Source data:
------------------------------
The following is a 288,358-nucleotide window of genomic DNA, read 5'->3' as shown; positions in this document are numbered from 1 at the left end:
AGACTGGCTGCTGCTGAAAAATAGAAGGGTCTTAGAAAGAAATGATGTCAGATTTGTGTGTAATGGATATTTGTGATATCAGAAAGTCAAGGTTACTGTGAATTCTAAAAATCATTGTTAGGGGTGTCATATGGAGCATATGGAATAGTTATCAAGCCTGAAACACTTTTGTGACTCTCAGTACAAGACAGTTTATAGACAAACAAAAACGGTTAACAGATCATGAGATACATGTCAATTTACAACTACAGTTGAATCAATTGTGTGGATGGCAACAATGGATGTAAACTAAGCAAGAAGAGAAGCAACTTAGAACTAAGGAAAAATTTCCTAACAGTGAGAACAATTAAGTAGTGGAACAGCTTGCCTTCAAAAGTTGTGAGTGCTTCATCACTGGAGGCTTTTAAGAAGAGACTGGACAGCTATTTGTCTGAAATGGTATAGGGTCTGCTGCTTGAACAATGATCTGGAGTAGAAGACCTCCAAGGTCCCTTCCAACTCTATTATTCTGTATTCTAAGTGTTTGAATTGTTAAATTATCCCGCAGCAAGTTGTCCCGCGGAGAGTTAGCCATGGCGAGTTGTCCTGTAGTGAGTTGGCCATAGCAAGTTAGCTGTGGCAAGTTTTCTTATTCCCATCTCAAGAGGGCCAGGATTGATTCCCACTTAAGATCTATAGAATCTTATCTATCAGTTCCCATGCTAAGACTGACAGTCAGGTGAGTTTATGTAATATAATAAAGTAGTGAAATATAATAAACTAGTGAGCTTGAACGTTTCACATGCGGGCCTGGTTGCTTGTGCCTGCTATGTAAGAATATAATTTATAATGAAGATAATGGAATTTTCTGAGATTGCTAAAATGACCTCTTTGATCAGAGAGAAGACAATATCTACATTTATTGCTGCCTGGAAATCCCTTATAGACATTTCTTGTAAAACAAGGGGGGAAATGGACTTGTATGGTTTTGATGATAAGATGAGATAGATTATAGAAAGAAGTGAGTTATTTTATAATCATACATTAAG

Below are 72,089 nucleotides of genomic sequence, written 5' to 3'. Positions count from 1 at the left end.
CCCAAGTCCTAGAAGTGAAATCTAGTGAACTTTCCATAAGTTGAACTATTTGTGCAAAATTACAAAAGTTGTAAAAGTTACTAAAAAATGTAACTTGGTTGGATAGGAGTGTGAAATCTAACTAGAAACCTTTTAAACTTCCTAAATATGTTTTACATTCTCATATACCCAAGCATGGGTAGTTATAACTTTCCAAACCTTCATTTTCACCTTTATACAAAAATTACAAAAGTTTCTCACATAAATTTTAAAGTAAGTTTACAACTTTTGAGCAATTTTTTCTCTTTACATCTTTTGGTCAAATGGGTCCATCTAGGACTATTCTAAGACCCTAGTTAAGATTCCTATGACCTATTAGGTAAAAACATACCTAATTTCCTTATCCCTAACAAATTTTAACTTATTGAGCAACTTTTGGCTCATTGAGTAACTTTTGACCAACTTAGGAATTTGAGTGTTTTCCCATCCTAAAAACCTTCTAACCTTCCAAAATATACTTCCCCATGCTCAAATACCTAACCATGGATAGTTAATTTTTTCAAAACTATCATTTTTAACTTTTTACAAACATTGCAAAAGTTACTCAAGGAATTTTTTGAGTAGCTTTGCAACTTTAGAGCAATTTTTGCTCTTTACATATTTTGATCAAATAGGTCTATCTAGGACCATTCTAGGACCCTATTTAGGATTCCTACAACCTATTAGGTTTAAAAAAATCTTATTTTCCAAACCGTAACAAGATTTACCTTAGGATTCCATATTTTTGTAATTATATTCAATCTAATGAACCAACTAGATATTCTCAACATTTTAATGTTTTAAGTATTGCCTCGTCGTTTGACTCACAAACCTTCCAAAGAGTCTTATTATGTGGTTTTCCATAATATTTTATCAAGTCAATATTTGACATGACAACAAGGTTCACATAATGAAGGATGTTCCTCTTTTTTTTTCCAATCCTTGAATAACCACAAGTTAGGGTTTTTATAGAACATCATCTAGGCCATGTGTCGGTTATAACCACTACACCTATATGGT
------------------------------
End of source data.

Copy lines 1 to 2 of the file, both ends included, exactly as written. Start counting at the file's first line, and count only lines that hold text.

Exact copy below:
The following is a 288,358-nucleotide window of genomic DNA, read 5'->3' as shown; positions in this document are numbered from 1 at the left end:
AGACTGGCTGCTGCTGAAAAATAGAAGGGTCTTAGAAAGAAATGATGTCAGATTTGTGTGTAATGGATATTTGTGATATCAGAAAGTCAAGGTTACTGTGAATTCTAAAAATCATTGTTAGGGGTGTCATATGGAGCATATGGAATAGTTATCAAGCCTGAAACACTTTTGTGACTCTCAGTACAAGACAGTTTATAGACAAACAAAAACGGTTAACAGATCATGAGATACATGTCAATTTACAACTACAGTTGAATCAATTGTGTGGATGGCAACAATGGATGTAAACTAAGCAAGAAGAGAAGCAACTTAGAACTAAGGAAAAATTTCCTAACAGTGAGAACAATTAAGTAGTGGAACAGCTTGCCTTCAAAAGTTGTGAGTGCTTCATCACTGGAGGCTTTTAAGAAGAGACTGGACAGCTATTTGTCTGAAATGGTATAGGGTCTGCTGCTTGAACAATGATCTGGAGTAGAAGACCTCCAAGGTCCCTTCCAACTCTATTATTCTGTATTCTAAGTGTTTGAATTGTTAAATTATCCCGCAGCAAGTTGTCCCGCGGAGAGTTAGCCATGGCGAGTTGTCCTGTAGTGAGTTGGCCATAGCAAGTTAGCTGTGGCAAGTTTTCTTATTCCCATCTCAAGAGGGCCAGGATTGATTCCCACTTAAGATCTATAGAATCTTATCTATCAGTTCCCATGCTAAGACTGACAGTCAGGTGAGTTTATGTAATATAATAAAGTAGTGAAATATAATAAACTAGTGAGCTTGAACGTTTCACATGCGGGCCTGGTTGCTTGTGCCTGCTATGTAAGAATATAATTTATAATGAAGATAATGGAATTTTCTGAGATTGCTAAAATGACCTCTTTGATCAGAGAGAAGACAATATCTACATTTATTGCTGCCTGGAAATCCCTTATAGACATTTCTTGTAAAACAAGGGGGGAAATGGACTTGTATGGTTTTGATGATAAGATGAGATAGATTATAGAAAGAAGTGAGTTATTTTATAATCATACATTAAG